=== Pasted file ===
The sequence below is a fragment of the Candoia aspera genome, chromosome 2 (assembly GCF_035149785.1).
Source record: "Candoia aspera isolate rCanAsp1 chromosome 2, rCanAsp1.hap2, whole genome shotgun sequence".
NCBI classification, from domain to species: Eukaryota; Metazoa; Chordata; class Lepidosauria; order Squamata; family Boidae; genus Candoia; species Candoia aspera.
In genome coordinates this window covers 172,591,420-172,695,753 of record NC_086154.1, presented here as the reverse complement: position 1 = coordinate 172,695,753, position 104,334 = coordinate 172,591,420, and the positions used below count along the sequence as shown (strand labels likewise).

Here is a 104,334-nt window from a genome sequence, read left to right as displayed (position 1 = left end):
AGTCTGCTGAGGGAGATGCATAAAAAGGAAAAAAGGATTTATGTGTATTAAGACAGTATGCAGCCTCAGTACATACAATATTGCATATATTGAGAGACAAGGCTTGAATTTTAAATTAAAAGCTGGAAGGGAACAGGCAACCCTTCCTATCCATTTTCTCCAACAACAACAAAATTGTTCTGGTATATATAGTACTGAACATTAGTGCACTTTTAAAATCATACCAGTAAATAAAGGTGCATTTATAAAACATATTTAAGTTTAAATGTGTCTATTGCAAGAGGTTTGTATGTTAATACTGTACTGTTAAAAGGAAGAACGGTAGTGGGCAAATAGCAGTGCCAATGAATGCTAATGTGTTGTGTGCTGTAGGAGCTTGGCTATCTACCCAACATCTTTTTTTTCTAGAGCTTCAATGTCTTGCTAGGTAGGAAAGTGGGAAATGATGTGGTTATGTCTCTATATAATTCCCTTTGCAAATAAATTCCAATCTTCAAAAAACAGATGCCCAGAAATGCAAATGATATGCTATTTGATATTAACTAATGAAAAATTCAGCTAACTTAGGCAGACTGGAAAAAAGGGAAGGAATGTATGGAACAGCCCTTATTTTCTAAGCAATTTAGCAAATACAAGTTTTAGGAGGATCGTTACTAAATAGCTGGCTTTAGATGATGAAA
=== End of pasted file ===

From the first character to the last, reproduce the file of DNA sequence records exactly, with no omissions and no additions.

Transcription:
The sequence below is a fragment of the Candoia aspera genome, chromosome 2 (assembly GCF_035149785.1).
Source record: "Candoia aspera isolate rCanAsp1 chromosome 2, rCanAsp1.hap2, whole genome shotgun sequence".
NCBI classification, from domain to species: Eukaryota; Metazoa; Chordata; class Lepidosauria; order Squamata; family Boidae; genus Candoia; species Candoia aspera.
In genome coordinates this window covers 172,591,420-172,695,753 of record NC_086154.1, presented here as the reverse complement: position 1 = coordinate 172,695,753, position 104,334 = coordinate 172,591,420, and the positions used below count along the sequence as shown (strand labels likewise).

Here is a 104,334-nt window from a genome sequence, read left to right as displayed (position 1 = left end):
AGTCTGCTGAGGGAGATGCATAAAAAGGAAAAAAGGATTTATGTGTATTAAGACAGTATGCAGCCTCAGTACATACAATATTGCATATATTGAGAGACAAGGCTTGAATTTTAAATTAAAAGCTGGAAGGGAACAGGCAACCCTTCCTATCCATTTTCTCCAACAACAACAAAATTGTTCTGGTATATATAGTACTGAACATTAGTGCACTTTTAAAATCATACCAGTAAATAAAGGTGCATTTATAAAACATATTTAAGTTTAAATGTGTCTATTGCAAGAGGTTTGTATGTTAATACTGTACTGTTAAAAGGAAGAACGGTAGTGGGCAAATAGCAGTGCCAATGAATGCTAATGTGTTGTGTGCTGTAGGAGCTTGGCTATCTACCCAACATCTTTTTTTTCTAGAGCTTCAATGTCTTGCTAGGTAGGAAAGTGGGAAATGATGTGGTTATGTCTCTATATAATTCCCTTTGCAAATAAATTCCAATCTTCAAAAAACAGATGCCCAGAAATGCAAATGATATGCTATTTGATATTAACTAATGAAAAATTCAGCTAACTTAGGCAGACTGGAAAAAAGGGAAGGAATGTATGGAACAGCCCTTATTTTCTAAGCAATTTAGCAAATACAAGTTTTAGGAGGATCGTTACTAAATAGCTGGCTTTAGATGATGAAA